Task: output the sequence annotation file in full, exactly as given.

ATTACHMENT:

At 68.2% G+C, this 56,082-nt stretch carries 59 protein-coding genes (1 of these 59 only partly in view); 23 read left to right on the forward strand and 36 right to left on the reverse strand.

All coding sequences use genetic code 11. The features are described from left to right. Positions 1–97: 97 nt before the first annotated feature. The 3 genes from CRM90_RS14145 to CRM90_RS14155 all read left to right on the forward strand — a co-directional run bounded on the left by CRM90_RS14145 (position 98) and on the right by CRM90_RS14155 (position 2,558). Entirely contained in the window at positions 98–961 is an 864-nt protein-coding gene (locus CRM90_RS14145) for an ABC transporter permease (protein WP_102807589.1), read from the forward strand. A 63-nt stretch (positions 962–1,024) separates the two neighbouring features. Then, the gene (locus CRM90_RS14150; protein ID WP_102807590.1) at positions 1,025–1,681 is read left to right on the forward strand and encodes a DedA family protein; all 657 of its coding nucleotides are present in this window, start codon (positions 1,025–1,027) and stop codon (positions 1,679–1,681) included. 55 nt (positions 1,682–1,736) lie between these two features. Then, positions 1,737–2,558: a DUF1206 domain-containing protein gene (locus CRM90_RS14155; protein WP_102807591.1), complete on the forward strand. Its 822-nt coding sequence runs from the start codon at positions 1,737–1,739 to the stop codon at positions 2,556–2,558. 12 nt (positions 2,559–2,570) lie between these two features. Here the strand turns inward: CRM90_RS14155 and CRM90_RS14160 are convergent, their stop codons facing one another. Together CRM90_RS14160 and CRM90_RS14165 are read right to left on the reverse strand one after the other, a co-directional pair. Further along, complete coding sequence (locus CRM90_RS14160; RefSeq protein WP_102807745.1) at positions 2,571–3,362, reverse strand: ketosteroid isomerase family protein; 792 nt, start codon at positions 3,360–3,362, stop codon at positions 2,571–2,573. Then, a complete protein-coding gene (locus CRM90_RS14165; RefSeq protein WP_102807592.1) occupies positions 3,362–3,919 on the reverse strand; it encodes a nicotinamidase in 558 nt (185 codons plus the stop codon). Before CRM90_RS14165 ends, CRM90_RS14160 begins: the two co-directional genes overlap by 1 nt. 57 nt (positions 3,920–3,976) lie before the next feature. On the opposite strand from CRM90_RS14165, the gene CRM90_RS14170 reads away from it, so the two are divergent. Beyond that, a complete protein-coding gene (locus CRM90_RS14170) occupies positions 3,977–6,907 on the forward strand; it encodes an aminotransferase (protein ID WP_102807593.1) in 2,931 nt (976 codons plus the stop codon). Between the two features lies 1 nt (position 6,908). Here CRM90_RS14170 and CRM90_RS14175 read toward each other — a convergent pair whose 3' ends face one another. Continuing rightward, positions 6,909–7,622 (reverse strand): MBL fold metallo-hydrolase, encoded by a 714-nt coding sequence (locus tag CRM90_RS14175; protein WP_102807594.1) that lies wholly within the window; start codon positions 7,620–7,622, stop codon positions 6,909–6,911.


At 68.2% G+C, this 56,082-nt stretch carries 59 protein-coding genes (1 of these 59 only partly in view); 23 read left to right on the forward strand and 36 right to left on the reverse strand.

All coding sequences use genetic code 11. The features are described from left to right. Positions 1–97: 97 nt before the first annotated feature. The 3 genes from CRM90_RS14145 to CRM90_RS14155 all read left to right on the forward strand — a co-directional run bounded on the left by CRM90_RS14145 (position 98) and on the right by CRM90_RS14155 (position 2,558). Entirely contained in the window at positions 98–961 is an 864-nt protein-coding gene (locus CRM90_RS14145) for an ABC transporter permease (protein WP_102807589.1), read from the forward strand. A 63-nt stretch (positions 962–1,024) separates the two neighbouring features. Then, the gene (locus CRM90_RS14150; protein ID WP_102807590.1) at positions 1,025–1,681 is read left to right on the forward strand and encodes a DedA family protein; all 657 of its coding nucleotides are present in this window, start codon (positions 1,025–1,027) and stop codon (positions 1,679–1,681) included. 55 nt (positions 1,682–1,736) lie between these two features. Then, positions 1,737–2,558: a DUF1206 domain-containing protein gene (locus CRM90_RS14155; protein WP_102807591.1), complete on the forward strand. Its 822-nt coding sequence runs from the start codon at positions 1,737–1,739 to the stop codon at positions 2,556–2,558. 12 nt (positions 2,559–2,570) lie between these two features. Here the strand turns inward: CRM90_RS14155 and CRM90_RS14160 are convergent, their stop codons facing one another. Together CRM90_RS14160 and CRM90_RS14165 are read right to left on the reverse strand one after the other, a co-directional pair. Further along, complete coding sequence (locus CRM90_RS14160; RefSeq protein WP_102807745.1) at positions 2,571–3,362, reverse strand: ketosteroid isomerase family protein; 792 nt, start codon at positions 3,360–3,362, stop codon at positions 2,571–2,573. Then, a complete protein-coding gene (locus CRM90_RS14165; RefSeq protein WP_102807592.1) occupies positions 3,362–3,919 on the reverse strand; it encodes a nicotinamidase in 558 nt (185 codons plus the stop codon). Before CRM90_RS14165 ends, CRM90_RS14160 begins: the two co-directional genes overlap by 1 nt. 57 nt (positions 3,920–3,976) lie before the next feature. On the opposite strand from CRM90_RS14165, the gene CRM90_RS14170 reads away from it, so the two are divergent. Beyond that, a complete protein-coding gene (locus CRM90_RS14170) occupies positions 3,977–6,907 on the forward strand; it encodes an aminotransferase (protein ID WP_102807593.1) in 2,931 nt (976 codons plus the stop codon). Between the two features lies 1 nt (position 6,908). Here CRM90_RS14170 and CRM90_RS14175 read toward each other — a convergent pair whose 3' ends face one another. Continuing rightward, positions 6,909–7,622 (reverse strand): MBL fold metallo-hydrolase, encoded by a 714-nt coding sequence (locus tag CRM90_RS14175; protein WP_102807594.1) that lies wholly within the window; start codon positions 7,620–7,622, stop codon positions 6,909–6,911.